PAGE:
Location: Taman Tun Dr Ismail, TTDI, Kuala Lumpur, 60000, Malaysia

Comment from pnorman on 29 July 2022 at 00:41

I’ve been using tiles2image to turn map tile lists into images. Because when you fix the zoom, you only need 1px per tile, this makes the resulting images small.

To get grayscale I’ve been using something hacked together, diff below

diff --git a/tiles2image.py b/tiles2image.py
index d65cc15..4455f16 100755
--- a/tiles2image.py
+++ b/tiles2image.py
@@ -4,6 +4,7 @@

 import sys
 import argparse
+from math import log
 from PIL import Image

 parser = argparse.ArgumentParser()
@@ -11,16 +12,24 @@ parser.add_argument("zoom", type=int, help = "Zoom level of tiles")
 parser.add_argument("filename", help = "Name of PNG to write to")
 args = parser.parse_args()

-img = Image.new('1', (2**args.zoom, 2**args.zoom), "black")
+img = Image.new('L', (2**args.zoom, 2**args.zoom), "black")
 pixels = img.load()

+max_hits = 0
 for line in sys.stdin.readlines():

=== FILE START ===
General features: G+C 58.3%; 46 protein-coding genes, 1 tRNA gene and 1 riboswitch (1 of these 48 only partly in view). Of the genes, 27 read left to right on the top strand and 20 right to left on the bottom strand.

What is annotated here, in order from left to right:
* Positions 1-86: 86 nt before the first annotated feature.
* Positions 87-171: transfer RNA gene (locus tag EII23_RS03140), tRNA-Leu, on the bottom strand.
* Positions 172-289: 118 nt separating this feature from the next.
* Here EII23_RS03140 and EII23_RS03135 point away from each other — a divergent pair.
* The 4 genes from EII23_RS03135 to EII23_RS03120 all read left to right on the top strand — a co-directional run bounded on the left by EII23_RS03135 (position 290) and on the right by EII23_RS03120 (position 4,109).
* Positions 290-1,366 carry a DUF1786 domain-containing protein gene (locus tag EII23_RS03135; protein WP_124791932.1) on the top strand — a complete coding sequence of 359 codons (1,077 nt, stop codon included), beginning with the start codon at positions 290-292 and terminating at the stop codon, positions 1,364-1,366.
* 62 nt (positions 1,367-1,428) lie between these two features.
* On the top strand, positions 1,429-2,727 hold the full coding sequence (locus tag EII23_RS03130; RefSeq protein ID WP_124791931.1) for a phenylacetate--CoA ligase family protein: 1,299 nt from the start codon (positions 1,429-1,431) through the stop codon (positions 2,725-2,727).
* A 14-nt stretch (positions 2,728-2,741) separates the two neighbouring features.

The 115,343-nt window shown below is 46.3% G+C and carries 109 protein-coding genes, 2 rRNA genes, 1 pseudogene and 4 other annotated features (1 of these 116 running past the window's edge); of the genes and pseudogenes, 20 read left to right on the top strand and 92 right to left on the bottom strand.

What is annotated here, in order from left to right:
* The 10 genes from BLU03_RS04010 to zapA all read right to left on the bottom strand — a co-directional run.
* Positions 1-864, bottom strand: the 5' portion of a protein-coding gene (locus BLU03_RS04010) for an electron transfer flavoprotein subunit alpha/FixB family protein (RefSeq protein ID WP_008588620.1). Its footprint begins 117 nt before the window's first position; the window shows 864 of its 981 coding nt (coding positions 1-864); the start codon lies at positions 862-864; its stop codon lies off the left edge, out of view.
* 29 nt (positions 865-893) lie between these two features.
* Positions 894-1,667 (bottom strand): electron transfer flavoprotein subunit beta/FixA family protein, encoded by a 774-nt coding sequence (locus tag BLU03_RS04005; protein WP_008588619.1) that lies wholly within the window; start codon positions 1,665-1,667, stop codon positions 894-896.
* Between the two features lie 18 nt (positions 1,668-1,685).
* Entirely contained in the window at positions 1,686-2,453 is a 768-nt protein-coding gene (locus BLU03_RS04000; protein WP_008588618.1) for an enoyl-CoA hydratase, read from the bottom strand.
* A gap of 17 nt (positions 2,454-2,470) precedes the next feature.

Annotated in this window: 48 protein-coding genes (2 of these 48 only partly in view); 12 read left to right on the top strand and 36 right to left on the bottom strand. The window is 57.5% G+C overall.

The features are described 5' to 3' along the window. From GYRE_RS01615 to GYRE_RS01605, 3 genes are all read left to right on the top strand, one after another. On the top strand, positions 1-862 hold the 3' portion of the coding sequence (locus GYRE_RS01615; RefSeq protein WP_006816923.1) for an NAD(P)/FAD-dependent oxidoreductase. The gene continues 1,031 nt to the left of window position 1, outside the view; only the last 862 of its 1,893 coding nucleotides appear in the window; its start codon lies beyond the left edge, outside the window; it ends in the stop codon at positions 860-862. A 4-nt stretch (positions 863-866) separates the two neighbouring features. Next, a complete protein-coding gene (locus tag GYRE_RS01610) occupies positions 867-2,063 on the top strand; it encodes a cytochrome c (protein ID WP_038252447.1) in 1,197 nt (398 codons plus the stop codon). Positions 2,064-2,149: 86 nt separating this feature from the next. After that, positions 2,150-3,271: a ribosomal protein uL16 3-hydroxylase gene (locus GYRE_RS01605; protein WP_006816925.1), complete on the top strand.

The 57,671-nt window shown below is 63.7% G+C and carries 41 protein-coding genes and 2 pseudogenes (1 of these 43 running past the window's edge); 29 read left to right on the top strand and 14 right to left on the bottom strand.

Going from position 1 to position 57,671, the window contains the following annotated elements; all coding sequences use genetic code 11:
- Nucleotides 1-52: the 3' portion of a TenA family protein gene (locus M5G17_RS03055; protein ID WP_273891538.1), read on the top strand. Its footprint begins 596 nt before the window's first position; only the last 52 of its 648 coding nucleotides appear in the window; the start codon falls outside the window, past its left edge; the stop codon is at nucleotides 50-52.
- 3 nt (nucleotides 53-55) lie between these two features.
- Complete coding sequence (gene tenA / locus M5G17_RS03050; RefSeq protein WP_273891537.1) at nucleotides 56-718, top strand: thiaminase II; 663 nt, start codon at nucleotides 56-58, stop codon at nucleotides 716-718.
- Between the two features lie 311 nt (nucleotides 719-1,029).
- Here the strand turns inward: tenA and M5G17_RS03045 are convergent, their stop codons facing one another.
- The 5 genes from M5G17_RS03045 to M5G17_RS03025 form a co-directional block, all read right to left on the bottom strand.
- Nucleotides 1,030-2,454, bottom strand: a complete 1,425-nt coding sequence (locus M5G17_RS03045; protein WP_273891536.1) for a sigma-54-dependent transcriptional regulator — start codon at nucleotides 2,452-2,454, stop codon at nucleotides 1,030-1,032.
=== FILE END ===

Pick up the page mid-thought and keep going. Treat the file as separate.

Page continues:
+    splitline=line.split(' ',2)
     # Standard z/x/y format
-    splitline=line.split('/',4)
-    if (splitline[0] != str(args.zoom)):
+    tile=splitline[0].split('/',4)
+    if (tile[0] != str(args.zoom)):
         raise ValueError("Line {} does not have zoom {}".format(line, args.zoom))
-    x = int(splitline[1])
-    y = int(splitline[2])
-    pixels[x,y] = 1
+    x = int(tile[1])
+    y = int(tile[2])
+    hits = int(splitline[1])
+    max_hits = max(max_hits, hits)
+    loghits = (log(hits-9,10))/(log(500000,10))
+
+    pixels[x,y] = min(255, int((loghits ** 1.8)*300))
+
+print(max_hits)

 img.save(args.filename)
\ No newline at end of file

For zoom 12, this results in a 612K PNG image, for zoom 15 it is a 3.7 MB PNG.

Have you decided what zoom tile you are going to have as equal to 1px in the image you have? Looking at the tiff, it is 262144px wide, which is z18 tiles. This seems like an unnecessarily high resolution, as z18 tiles are only a few houses wide.

Does the data need to be in the database? If it’s being processed in the PHP application, storing it in a PNG is an option to consider, since getting a pixel value for a <1MB PNG is pretty fast.

I have conducted performance tests twice on each of the two tile sizes of both ends of the recommended range to understand the time it takes to load the GeoTIFF file into the database, the space the raster data takes, and the number of rows of the newly created table. The table below is the performance test results:

I would focus on time to get the value for a given coordinate, not on loading time. This is likely to be correlated with table size more than loading time, so sizes larger than 100x100 might be better.